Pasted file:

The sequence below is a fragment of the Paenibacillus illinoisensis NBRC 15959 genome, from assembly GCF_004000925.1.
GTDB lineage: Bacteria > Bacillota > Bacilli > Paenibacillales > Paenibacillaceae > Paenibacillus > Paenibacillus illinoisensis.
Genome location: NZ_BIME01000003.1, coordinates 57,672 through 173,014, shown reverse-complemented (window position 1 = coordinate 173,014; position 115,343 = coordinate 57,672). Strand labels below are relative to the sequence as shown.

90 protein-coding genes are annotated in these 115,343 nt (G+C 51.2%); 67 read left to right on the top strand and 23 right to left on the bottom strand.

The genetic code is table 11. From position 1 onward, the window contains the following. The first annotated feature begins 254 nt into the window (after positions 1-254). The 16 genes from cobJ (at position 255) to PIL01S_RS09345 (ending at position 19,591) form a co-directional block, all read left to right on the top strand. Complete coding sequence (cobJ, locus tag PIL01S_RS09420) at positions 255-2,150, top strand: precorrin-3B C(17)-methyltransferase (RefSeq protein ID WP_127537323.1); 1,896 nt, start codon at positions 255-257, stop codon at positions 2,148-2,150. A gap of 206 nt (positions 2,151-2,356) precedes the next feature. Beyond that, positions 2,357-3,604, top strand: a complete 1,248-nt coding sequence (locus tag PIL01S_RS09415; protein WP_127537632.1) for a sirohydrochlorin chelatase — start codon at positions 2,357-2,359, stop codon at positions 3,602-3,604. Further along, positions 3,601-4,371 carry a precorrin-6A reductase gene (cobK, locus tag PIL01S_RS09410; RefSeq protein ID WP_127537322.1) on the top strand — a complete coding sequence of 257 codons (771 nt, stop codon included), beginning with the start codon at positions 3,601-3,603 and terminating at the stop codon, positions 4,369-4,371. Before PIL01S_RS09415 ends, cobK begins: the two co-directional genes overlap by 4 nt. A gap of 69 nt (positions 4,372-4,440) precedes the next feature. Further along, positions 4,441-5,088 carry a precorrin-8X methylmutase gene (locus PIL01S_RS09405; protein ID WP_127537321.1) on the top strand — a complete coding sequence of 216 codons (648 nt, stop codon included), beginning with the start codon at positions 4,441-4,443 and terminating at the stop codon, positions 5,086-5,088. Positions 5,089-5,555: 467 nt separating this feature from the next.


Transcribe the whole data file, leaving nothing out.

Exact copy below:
The sequence below is a fragment of the Paenibacillus illinoisensis NBRC 15959 genome, from assembly GCF_004000925.1.
GTDB lineage: Bacteria > Bacillota > Bacilli > Paenibacillales > Paenibacillaceae > Paenibacillus > Paenibacillus illinoisensis.
Genome location: NZ_BIME01000003.1, coordinates 57,672 through 173,014, shown reverse-complemented (window position 1 = coordinate 173,014; position 115,343 = coordinate 57,672). Strand labels below are relative to the sequence as shown.

90 protein-coding genes are annotated in these 115,343 nt (G+C 51.2%); 67 read left to right on the top strand and 23 right to left on the bottom strand.

The genetic code is table 11. From position 1 onward, the window contains the following. The first annotated feature begins 254 nt into the window (after positions 1-254). The 16 genes from cobJ (at position 255) to PIL01S_RS09345 (ending at position 19,591) form a co-directional block, all read left to right on the top strand. Complete coding sequence (cobJ, locus tag PIL01S_RS09420) at positions 255-2,150, top strand: precorrin-3B C(17)-methyltransferase (RefSeq protein ID WP_127537323.1); 1,896 nt, start codon at positions 255-257, stop codon at positions 2,148-2,150. A gap of 206 nt (positions 2,151-2,356) precedes the next feature. Beyond that, positions 2,357-3,604, top strand: a complete 1,248-nt coding sequence (locus tag PIL01S_RS09415; protein WP_127537632.1) for a sirohydrochlorin chelatase — start codon at positions 2,357-2,359, stop codon at positions 3,602-3,604. Further along, positions 3,601-4,371 carry a precorrin-6A reductase gene (cobK, locus tag PIL01S_RS09410; RefSeq protein ID WP_127537322.1) on the top strand — a complete coding sequence of 257 codons (771 nt, stop codon included), beginning with the start codon at positions 3,601-3,603 and terminating at the stop codon, positions 4,369-4,371. Before PIL01S_RS09415 ends, cobK begins: the two co-directional genes overlap by 4 nt. A gap of 69 nt (positions 4,372-4,440) precedes the next feature. Further along, positions 4,441-5,088 carry a precorrin-8X methylmutase gene (locus PIL01S_RS09405; protein ID WP_127537321.1) on the top strand — a complete coding sequence of 216 codons (648 nt, stop codon included), beginning with the start codon at positions 4,441-4,443 and terminating at the stop codon, positions 5,086-5,088. Positions 5,089-5,555: 467 nt separating this feature from the next.